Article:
An Iranian friend named Mehti Nikpour, who used to come to visit me at the Fritzes’ home and interpret for us, discussed my future plans for school. He also used to drive me to my other doctors’ appointments. Mehti always assured me that everything was going to be all right. He said, “Don’t worry that you can’t speak English now. There will be a time that you’re going to learn English so well that you will do better than all of us who interpret for you.”

Mehti was always so pleasant. He always tried to make me feel good, but I didn’t believe him, either. Joe told me I was going to become independent, while Mehti told me my English was going to be better than anybody else’s. Forty years later, I see that they were both right. This is another mystery of America.

Chapter One
What is the Mystery of America?

At this point, I would like to tell you a little more about myself and how I came to America. To summarize the above: After a car accident in my native Iran, I lost my eyesight. At the advice of my doctor, I came to America seeking further eye treatment. In January of 1976, I arrived at the Massachusetts Eye and Ear hospital in Boston, where I underwent two unsuccessful eye surgeries. At my doctor’s recommendation, I went for rehabilitation services. He wanted to see me every six months in order to determine whether additional surgery was necessary. In the meantime, I would be relearning many techniques of daily life in order to become independent as a blind person. As I say quite often, “I lost my eyesight in Iran, but after I came to America, I gained insight.”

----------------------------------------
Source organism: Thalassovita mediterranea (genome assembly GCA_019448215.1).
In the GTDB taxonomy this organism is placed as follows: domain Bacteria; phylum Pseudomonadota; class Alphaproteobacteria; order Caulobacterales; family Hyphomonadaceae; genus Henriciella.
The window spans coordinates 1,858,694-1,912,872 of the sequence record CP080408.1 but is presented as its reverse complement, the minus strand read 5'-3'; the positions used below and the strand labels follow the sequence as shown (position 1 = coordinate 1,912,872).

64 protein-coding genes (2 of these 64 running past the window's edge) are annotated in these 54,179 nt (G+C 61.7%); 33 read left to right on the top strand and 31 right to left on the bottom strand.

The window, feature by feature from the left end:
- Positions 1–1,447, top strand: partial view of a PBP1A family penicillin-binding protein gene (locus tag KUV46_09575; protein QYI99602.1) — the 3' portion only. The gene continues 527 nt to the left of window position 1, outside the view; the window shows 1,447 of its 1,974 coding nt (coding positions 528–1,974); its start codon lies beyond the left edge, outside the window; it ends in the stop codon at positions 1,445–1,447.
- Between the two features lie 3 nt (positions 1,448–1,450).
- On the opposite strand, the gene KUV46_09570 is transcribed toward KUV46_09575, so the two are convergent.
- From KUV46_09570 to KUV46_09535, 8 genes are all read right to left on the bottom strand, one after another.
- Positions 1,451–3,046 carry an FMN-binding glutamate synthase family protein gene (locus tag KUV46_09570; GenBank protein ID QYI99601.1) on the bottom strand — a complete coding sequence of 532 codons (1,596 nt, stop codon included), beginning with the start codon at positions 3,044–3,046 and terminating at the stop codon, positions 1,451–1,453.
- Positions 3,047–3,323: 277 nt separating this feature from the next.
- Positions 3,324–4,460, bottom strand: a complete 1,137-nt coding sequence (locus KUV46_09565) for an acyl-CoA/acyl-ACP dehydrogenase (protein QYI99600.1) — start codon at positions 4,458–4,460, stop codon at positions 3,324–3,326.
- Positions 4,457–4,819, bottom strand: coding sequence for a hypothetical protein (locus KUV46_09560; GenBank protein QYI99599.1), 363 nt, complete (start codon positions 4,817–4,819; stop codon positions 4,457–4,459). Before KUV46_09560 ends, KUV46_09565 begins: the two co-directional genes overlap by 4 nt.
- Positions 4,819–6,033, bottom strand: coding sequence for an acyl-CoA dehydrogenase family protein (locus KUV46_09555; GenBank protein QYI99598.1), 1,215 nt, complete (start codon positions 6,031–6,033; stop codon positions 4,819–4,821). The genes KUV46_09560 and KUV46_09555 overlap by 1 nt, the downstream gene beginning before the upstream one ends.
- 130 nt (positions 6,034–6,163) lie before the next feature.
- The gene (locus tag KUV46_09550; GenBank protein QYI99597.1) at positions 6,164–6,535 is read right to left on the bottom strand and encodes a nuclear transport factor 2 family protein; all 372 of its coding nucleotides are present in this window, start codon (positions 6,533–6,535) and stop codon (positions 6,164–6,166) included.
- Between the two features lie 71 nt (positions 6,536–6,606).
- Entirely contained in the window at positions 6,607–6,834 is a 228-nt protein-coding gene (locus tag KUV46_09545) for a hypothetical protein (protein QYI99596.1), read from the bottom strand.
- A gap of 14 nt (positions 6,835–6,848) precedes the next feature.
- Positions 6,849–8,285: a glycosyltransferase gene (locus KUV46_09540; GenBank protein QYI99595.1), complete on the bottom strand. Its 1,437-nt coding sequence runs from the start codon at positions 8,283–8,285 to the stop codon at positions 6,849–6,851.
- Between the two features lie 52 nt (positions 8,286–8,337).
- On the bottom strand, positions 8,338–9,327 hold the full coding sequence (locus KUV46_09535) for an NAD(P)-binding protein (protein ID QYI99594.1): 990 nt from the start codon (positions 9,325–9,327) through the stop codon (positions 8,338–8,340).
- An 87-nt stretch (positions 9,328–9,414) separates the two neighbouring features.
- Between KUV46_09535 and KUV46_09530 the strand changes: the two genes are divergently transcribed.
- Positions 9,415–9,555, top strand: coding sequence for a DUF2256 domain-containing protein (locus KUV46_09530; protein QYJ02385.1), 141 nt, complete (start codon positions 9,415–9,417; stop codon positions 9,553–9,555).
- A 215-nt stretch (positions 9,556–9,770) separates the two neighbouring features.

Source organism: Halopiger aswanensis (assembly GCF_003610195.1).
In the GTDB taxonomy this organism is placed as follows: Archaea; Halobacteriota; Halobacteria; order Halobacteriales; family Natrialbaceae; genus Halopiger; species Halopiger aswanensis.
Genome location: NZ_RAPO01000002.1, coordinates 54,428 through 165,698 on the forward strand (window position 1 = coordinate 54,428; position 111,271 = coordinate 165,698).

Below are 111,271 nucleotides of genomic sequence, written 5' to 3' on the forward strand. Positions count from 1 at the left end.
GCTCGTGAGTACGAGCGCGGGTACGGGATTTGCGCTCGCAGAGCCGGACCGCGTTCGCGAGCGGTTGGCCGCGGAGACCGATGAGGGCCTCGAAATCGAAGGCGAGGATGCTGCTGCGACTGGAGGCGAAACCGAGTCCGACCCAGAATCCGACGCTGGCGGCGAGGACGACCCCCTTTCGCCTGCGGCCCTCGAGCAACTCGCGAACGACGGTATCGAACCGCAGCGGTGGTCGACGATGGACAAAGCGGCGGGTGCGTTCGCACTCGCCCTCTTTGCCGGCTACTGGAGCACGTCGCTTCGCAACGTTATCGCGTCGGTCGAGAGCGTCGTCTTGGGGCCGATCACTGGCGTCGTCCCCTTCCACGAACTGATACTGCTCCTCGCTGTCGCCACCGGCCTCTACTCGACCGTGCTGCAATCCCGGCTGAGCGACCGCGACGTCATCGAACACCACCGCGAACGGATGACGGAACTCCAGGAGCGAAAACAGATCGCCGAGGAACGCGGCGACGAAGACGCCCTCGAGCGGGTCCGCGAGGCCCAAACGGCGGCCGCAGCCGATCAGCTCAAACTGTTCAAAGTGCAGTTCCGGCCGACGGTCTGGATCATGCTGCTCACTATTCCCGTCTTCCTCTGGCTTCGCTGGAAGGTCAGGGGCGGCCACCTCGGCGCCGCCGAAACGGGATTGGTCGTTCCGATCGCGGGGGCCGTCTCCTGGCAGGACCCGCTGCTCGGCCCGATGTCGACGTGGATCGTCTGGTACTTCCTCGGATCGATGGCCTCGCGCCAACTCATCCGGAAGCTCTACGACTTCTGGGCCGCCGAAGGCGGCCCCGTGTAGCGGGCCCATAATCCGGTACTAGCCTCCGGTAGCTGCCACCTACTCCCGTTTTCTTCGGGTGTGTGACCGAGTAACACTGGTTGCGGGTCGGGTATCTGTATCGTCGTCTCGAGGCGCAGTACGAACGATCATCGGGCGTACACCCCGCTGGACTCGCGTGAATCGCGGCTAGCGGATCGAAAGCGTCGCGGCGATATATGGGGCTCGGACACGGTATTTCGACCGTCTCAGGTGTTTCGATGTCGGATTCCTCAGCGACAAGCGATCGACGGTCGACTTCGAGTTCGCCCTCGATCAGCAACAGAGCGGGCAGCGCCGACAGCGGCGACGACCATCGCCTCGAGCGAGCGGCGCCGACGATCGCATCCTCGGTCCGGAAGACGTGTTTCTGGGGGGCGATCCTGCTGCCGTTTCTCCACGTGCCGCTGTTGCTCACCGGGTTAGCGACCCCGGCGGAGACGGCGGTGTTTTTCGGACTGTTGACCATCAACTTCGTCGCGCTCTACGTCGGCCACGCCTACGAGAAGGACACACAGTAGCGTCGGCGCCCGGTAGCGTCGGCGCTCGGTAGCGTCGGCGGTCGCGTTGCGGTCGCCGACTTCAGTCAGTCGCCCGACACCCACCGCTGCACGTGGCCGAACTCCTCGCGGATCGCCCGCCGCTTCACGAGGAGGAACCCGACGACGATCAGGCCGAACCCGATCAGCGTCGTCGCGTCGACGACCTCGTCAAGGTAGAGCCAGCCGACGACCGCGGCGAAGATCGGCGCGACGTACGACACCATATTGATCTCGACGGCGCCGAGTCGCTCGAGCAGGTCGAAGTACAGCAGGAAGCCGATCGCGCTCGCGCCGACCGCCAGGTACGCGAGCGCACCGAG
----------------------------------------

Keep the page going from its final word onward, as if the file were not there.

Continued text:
Though I couldn’t speak a word of English, Americans were always very helpful. At times they made decisions for me in order to make my life better.